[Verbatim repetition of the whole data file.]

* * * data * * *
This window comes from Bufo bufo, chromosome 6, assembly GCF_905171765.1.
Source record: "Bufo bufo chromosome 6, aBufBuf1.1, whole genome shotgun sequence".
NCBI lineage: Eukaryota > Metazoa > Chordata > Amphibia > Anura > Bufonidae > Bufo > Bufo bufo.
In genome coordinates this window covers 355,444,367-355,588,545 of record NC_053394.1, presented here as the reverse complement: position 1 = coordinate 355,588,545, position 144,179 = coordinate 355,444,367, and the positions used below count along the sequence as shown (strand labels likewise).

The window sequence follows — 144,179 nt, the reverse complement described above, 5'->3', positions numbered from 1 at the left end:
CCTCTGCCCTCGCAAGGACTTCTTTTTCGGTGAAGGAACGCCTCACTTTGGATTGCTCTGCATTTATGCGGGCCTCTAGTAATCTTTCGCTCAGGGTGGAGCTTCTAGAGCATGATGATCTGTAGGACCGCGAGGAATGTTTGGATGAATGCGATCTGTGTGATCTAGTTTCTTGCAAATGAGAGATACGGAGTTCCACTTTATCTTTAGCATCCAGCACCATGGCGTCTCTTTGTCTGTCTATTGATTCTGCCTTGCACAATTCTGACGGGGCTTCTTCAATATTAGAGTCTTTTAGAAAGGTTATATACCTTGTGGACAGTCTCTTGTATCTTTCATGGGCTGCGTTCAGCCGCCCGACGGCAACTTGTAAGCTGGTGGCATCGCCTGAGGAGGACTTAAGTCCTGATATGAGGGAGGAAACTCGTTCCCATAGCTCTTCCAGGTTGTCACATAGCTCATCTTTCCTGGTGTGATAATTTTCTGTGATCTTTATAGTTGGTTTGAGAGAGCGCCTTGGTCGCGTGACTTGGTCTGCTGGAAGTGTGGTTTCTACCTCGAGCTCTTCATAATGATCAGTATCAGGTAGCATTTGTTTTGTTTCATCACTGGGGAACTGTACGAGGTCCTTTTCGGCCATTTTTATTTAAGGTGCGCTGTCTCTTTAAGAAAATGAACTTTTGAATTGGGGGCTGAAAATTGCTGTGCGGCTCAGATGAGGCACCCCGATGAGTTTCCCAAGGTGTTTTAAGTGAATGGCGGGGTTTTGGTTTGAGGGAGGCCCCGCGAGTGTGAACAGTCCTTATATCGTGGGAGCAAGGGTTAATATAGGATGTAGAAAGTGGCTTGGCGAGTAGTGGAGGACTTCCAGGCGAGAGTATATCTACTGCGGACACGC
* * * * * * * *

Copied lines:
This window comes from Bufo bufo, chromosome 6, assembly GCF_905171765.1.
Source record: "Bufo bufo chromosome 6, aBufBuf1.1, whole genome shotgun sequence".
NCBI lineage: Eukaryota > Metazoa > Chordata > Amphibia > Anura > Bufonidae > Bufo > Bufo bufo.
In genome coordinates this window covers 355,444,367-355,588,545 of record NC_053394.1, presented here as the reverse complement: position 1 = coordinate 355,588,545, position 144,179 = coordinate 355,444,367, and the positions used below count along the sequence as shown (strand labels likewise).

The window sequence follows — 144,179 nt, the reverse complement described above, 5'->3', positions numbered from 1 at the left end:
CCTCTGCCCTCGCAAGGACTTCTTTTTCGGTGAAGGAACGCCTCACTTTGGATTGCTCTGCATTTATGCGGGCCTCTAGTAATCTTTCGCTCAGGGTGGAGCTTCTAGAGCATGATGATCTGTAGGACCGCGAGGAATGTTTGGATGAATGCGATCTGTGTGATCTAGTTTCTTGCAAATGAGAGATACGGAGTTCCACTTTATCTTTAGCATCCAGCACCATGGCGTCTCTTTGTCTGTCTATTGATTCTGCCTTGCACAATTCTGACGGGGCTTCTTCAATATTAGAGTCTTTTAGAAAGGTTATATACCTTGTGGACAGTCTCTTGTATCTTTCATGGGCTGCGTTCAGCCGCCCGACGGCAACTTGTAAGCTGGTGGCATCGCCTGAGGAGGACTTAAGTCCTGATATGAGGGAGGAAACTCGTTCCCATAGCTCTTCCAGGTTGTCACATAGCTCATCTTTCCTGGTGTGATAATTTTCTGTGATCTTTATAGTTGGTTTGAGAGAGCGCCTTGGTCGCGTGACTTGGTCTGCTGGAAGTGTGGTTTCTACCTCGAGCTCTTCATAATGATCAGTATCAGGTAGCATTTGTTTTGTTTCATCACTGGGGAACTGTACGAGGTCCTTTTCGGCCATTTTTATTTAAGGTGCGCTGTCTCTTTAAGAAAATGAACTTTTGAATTGGGGGCTGAAAATTGCTGTGCGGCTCAGATGAGGCACCCCGATGAGTTTCCCAAGGTGTTTTAAGTGAATGGCGGGGTTTTGGTTTGAGGGAGGCCCCGCGAGTGTGAACAGTCCTTATATCGTGGGAGCAAGGGTTAATATAGGATGTAGAAAGTGGCTTGGCGAGTAGTGGAGGACTTCCAGGCGAGAGTATATCTACTGCGGACACGC